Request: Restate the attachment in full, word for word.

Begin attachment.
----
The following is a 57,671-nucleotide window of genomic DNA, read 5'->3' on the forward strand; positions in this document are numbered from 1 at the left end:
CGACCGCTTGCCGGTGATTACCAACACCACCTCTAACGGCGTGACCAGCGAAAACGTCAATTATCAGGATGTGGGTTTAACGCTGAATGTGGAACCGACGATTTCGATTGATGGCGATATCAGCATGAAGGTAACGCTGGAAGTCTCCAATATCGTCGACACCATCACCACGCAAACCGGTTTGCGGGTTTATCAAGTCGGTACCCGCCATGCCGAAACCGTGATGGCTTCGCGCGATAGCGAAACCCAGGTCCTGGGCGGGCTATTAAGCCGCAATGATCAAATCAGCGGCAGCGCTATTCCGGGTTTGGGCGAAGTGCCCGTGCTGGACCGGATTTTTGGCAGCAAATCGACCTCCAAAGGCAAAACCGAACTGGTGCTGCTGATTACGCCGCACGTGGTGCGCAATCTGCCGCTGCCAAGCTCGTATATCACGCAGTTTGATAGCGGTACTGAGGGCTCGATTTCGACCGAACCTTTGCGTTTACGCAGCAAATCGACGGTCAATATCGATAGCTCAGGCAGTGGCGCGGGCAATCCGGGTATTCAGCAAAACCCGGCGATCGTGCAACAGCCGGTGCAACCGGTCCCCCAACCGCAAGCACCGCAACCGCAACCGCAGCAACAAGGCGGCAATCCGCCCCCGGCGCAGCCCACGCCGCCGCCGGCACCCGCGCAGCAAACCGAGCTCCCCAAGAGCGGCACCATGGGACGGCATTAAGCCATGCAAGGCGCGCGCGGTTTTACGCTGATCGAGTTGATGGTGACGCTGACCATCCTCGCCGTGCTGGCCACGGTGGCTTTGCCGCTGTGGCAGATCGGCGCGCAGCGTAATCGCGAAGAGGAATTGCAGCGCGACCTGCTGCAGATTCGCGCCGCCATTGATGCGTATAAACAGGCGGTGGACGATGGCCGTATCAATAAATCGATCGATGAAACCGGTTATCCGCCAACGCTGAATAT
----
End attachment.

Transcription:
The following is a 57,671-nucleotide window of genomic DNA, read 5'->3' on the forward strand; positions in this document are numbered from 1 at the left end:
CGACCGCTTGCCGGTGATTACCAACACCACCTCTAACGGCGTGACCAGCGAAAACGTCAATTATCAGGATGTGGGTTTAACGCTGAATGTGGAACCGACGATTTCGATTGATGGCGATATCAGCATGAAGGTAACGCTGGAAGTCTCCAATATCGTCGACACCATCACCACGCAAACCGGTTTGCGGGTTTATCAAGTCGGTACCCGCCATGCCGAAACCGTGATGGCTTCGCGCGATAGCGAAACCCAGGTCCTGGGCGGGCTATTAAGCCGCAATGATCAAATCAGCGGCAGCGCTATTCCGGGTTTGGGCGAAGTGCCCGTGCTGGACCGGATTTTTGGCAGCAAATCGACCTCCAAAGGCAAAACCGAACTGGTGCTGCTGATTACGCCGCACGTGGTGCGCAATCTGCCGCTGCCAAGCTCGTATATCACGCAGTTTGATAGCGGTACTGAGGGCTCGATTTCGACCGAACCTTTGCGTTTACGCAGCAAATCGACGGTCAATATCGATAGCTCAGGCAGTGGCGCGGGCAATCCGGGTATTCAGCAAAACCCGGCGATCGTGCAACAGCCGGTGCAACCGGTCCCCCAACCGCAAGCACCGCAACCGCAACCGCAGCAACAAGGCGGCAATCCGCCCCCGGCGCAGCCCACGCCGCCGCCGGCACCCGCGCAGCAAACCGAGCTCCCCAAGAGCGGCACCATGGGACGGCATTAAGCCATGCAAGGCGCGCGCGGTTTTACGCTGATCGAGTTGATGGTGACGCTGACCATCCTCGCCGTGCTGGCCACGGTGGCTTTGCCGCTGTGGCAGATCGGCGCGCAGCGTAATCGCGAAGAGGAATTGCAGCGCGACCTGCTGCAGATTCGCGCCGCCATTGATGCGTATAAACAGGCGGTGGACGATGGCCGTATCAATAAATCGATCGATGAAACCGGTTATCCGCCAACGCTGAATAT